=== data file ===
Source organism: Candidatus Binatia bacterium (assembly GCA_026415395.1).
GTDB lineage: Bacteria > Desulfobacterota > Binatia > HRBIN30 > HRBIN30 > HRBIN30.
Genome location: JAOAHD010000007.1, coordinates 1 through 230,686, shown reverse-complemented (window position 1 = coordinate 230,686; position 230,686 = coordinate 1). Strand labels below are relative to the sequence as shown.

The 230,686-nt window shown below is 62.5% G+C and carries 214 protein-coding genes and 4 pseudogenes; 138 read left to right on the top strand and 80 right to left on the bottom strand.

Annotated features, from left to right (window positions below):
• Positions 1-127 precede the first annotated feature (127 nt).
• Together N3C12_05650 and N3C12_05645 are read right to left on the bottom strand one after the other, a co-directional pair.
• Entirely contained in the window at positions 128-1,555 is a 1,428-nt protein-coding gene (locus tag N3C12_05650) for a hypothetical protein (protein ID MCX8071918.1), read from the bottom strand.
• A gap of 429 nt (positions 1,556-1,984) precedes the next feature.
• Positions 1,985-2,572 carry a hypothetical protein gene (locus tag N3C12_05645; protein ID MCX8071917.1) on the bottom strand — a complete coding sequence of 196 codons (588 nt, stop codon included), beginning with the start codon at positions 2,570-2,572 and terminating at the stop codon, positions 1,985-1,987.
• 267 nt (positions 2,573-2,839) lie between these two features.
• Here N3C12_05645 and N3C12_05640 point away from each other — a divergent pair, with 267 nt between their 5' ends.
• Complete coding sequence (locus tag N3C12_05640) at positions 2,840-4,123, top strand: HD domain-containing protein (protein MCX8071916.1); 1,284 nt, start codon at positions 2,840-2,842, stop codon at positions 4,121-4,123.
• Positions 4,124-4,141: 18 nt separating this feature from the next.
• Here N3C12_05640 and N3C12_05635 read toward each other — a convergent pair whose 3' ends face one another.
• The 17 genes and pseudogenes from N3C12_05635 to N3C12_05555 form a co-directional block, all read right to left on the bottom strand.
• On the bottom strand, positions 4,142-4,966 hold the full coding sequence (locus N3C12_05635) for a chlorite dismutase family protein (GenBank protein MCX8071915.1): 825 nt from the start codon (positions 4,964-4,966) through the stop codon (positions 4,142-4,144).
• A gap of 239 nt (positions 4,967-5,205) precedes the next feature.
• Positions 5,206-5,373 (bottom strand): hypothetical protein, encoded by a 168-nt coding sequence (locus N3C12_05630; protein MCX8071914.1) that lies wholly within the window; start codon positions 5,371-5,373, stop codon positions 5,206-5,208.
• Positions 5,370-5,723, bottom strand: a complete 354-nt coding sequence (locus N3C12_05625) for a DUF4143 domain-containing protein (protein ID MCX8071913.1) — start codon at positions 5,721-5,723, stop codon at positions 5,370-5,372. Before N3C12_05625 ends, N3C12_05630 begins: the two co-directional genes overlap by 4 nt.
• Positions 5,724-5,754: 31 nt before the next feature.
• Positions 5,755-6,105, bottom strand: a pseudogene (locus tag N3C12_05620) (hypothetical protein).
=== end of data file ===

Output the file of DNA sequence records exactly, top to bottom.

Source organism: Candidatus Binatia bacterium (assembly GCA_026415395.1).
GTDB lineage: Bacteria > Desulfobacterota > Binatia > HRBIN30 > HRBIN30 > HRBIN30.
Genome location: JAOAHD010000007.1, coordinates 1 through 230,686, shown reverse-complemented (window position 1 = coordinate 230,686; position 230,686 = coordinate 1). Strand labels below are relative to the sequence as shown.

The 230,686-nt window shown below is 62.5% G+C and carries 214 protein-coding genes and 4 pseudogenes; 138 read left to right on the top strand and 80 right to left on the bottom strand.

Annotated features, from left to right (window positions below):
• Positions 1-127 precede the first annotated feature (127 nt).
• Together N3C12_05650 and N3C12_05645 are read right to left on the bottom strand one after the other, a co-directional pair.
• Entirely contained in the window at positions 128-1,555 is a 1,428-nt protein-coding gene (locus tag N3C12_05650) for a hypothetical protein (protein ID MCX8071918.1), read from the bottom strand.
• A gap of 429 nt (positions 1,556-1,984) precedes the next feature.
• Positions 1,985-2,572 carry a hypothetical protein gene (locus tag N3C12_05645; protein ID MCX8071917.1) on the bottom strand — a complete coding sequence of 196 codons (588 nt, stop codon included), beginning with the start codon at positions 2,570-2,572 and terminating at the stop codon, positions 1,985-1,987.
• 267 nt (positions 2,573-2,839) lie between these two features.
• Here N3C12_05645 and N3C12_05640 point away from each other — a divergent pair, with 267 nt between their 5' ends.
• Complete coding sequence (locus tag N3C12_05640) at positions 2,840-4,123, top strand: HD domain-containing protein (protein MCX8071916.1); 1,284 nt, start codon at positions 2,840-2,842, stop codon at positions 4,121-4,123.
• Positions 4,124-4,141: 18 nt separating this feature from the next.
• Here N3C12_05640 and N3C12_05635 read toward each other — a convergent pair whose 3' ends face one another.
• The 17 genes and pseudogenes from N3C12_05635 to N3C12_05555 form a co-directional block, all read right to left on the bottom strand.
• On the bottom strand, positions 4,142-4,966 hold the full coding sequence (locus N3C12_05635) for a chlorite dismutase family protein (GenBank protein MCX8071915.1): 825 nt from the start codon (positions 4,964-4,966) through the stop codon (positions 4,142-4,144).
• A gap of 239 nt (positions 4,967-5,205) precedes the next feature.
• Positions 5,206-5,373 (bottom strand): hypothetical protein, encoded by a 168-nt coding sequence (locus N3C12_05630; protein MCX8071914.1) that lies wholly within the window; start codon positions 5,371-5,373, stop codon positions 5,206-5,208.
• Positions 5,370-5,723, bottom strand: a complete 354-nt coding sequence (locus N3C12_05625) for a DUF4143 domain-containing protein (protein ID MCX8071913.1) — start codon at positions 5,721-5,723, stop codon at positions 5,370-5,372. Before N3C12_05625 ends, N3C12_05630 begins: the two co-directional genes overlap by 4 nt.
• Positions 5,724-5,754: 31 nt before the next feature.
• Positions 5,755-6,105, bottom strand: a pseudogene (locus tag N3C12_05620) (hypothetical protein).